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Peters Cosponsors Bill to Help More Veterans Suffering from PTSD Receive Mental Health Treatment

Veterans Affairs

Source: Charles Ommanney / Getty

WASHINGTON, DC – U.S Senator Gary Peters (MI), a member of the Senate Armed Services Committee and a former Lt. Commander in the U.S. Navy Reserve, announced today he is cosponsoring legislation to require the U.S. Department of Veterans Affairs (VA) to provide mental and behavioral health services to certain former servicemembers who received less than honorable discharges, also known as “bad paper” discharges. The Honor Our Commitment Act of 2017 would extend eligibility for VA mental health benefits to individuals with bad paper discharges who are suffering from mental health disorders as a result of post-traumatic stress disorder (PTSD) or traumatic brain injury (TBI) sustained during their service.

“Our veterans put their lives on the line in service to our country, and they have earned the right to get the treatment they need for injuries sustained during their service, including the invisible wounds of war like PTSD and traumatic brain injuries,” said Senator Peters, a member of the Senate Armed Services Committee and a former Lt. Commander in the U.S. Navy Reserve. “I am proud to join my colleagues in supporting this legislation that will ensure our brave servicemembers can get the health care services they need both during and after their military service.”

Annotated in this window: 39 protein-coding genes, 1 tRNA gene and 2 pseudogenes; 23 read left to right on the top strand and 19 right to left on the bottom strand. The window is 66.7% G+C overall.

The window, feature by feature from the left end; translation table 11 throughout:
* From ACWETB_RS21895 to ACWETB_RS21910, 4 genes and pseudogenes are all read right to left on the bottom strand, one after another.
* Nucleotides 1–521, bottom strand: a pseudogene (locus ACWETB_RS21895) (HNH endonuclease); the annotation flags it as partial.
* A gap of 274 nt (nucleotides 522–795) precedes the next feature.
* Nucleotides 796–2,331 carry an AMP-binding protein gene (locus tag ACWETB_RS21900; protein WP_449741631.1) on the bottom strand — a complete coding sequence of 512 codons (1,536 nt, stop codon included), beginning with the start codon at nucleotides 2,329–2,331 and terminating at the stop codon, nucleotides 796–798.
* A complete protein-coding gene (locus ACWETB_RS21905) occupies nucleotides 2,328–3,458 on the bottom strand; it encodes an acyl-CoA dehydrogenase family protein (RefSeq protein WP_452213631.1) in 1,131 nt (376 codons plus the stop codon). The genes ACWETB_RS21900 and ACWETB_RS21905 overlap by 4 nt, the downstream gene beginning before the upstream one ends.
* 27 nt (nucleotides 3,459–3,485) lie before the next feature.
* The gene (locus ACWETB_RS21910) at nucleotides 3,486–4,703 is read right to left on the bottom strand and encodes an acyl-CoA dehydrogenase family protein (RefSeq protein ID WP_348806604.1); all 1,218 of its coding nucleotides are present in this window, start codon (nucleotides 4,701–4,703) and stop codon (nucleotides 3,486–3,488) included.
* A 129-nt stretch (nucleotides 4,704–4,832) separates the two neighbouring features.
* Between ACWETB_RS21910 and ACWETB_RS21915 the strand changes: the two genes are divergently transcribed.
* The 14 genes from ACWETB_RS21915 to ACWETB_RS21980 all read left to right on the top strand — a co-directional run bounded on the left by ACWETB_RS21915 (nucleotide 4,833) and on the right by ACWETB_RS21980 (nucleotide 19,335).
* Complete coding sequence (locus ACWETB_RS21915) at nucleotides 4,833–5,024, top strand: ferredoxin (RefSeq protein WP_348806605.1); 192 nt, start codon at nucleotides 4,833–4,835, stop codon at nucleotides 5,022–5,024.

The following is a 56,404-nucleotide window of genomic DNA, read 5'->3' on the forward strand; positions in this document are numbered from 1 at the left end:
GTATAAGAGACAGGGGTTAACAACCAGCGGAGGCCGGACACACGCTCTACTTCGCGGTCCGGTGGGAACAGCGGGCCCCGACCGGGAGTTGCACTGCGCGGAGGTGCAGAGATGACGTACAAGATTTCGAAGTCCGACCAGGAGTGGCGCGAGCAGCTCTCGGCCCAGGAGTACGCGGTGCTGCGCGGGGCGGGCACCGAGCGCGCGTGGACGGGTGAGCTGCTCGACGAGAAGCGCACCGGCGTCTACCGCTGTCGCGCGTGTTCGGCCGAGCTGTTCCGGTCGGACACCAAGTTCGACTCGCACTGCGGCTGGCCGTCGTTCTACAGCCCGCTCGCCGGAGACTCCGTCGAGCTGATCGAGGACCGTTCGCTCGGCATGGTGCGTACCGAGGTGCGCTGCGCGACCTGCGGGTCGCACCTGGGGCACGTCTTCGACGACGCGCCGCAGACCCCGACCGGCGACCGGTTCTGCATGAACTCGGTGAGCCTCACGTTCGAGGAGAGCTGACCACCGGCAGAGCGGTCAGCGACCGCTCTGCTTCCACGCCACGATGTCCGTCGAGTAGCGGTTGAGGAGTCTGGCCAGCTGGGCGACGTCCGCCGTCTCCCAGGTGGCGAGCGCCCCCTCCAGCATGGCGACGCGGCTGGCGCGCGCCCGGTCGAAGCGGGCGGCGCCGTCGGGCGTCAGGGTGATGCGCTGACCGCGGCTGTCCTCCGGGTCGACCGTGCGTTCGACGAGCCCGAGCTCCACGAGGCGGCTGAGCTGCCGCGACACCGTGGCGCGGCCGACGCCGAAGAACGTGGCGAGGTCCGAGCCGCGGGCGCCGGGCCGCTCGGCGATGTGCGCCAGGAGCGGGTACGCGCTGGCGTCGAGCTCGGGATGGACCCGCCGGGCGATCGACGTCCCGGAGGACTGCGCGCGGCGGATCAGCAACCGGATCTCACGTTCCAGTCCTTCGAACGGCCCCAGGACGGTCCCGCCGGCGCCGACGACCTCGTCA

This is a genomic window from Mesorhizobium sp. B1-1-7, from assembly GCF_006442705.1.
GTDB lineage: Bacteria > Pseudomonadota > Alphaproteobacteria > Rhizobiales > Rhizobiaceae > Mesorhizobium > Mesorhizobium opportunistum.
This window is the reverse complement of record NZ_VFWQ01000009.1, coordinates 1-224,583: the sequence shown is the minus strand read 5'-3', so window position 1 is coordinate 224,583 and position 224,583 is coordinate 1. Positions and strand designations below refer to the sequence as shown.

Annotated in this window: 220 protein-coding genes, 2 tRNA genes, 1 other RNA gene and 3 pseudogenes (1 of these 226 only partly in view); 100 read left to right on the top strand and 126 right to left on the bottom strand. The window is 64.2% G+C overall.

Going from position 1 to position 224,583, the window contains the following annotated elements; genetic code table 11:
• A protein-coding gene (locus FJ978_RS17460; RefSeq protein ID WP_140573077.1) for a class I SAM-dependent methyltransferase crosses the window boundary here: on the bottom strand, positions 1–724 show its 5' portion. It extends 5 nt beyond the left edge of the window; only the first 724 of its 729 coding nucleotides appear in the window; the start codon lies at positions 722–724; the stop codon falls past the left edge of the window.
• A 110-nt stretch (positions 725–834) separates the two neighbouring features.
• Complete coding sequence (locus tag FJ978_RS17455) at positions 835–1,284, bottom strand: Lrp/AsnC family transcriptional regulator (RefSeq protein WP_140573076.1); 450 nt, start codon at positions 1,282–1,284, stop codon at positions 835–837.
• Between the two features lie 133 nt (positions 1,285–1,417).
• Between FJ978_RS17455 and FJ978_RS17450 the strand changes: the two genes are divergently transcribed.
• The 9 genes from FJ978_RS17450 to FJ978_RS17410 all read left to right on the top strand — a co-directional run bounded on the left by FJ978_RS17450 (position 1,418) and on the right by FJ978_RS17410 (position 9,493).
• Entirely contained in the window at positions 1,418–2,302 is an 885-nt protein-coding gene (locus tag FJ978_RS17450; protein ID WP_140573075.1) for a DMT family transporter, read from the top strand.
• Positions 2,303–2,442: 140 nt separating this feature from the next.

A less than honorable discharge, or bad paper discharge, is often given for instances of minor misconduct such as being late to formation and missing appointments – behavior that can be seen in those suffering from PTSD, TBI, and other trauma-related conditions. A less than honorable discharge renders servicemembers ineligible for certain benefits, including Post-9/11 G.I. Bill educational benefits and Department of Veterans Affairs (VA) home loans. The bill applies to former servicemembers who received a general or other-than-honorable discharge.

The VA has recently announced that it will extend only limited mental health services for suicide prevention and crisis prevention to veterans who qualify, such as the Veterans Crisis Line. According to an investigation by the National Journal, 13% of Post-9/11 veterans – roughly 318,000 – have left the service with a less than honorable discharge. This status denies most of them of VA educational, economic and other benefits. According to the Department of Veterans Affairs, between 11-20% of these veterans have PTSD in a given year.

Last year, President Obama signed into law Peters’ bipartisan Fairness for Veterans amendment that helps veterans with a bad paper discharge resulting from behavior caused by PTSD to petition for an upgrade in their discharge status. An upgrade to an honorable discharge would help certain veterans access benefits earned through their service like VA home loans and educational benefits provided by the Post-9/11 G.I. Bill.

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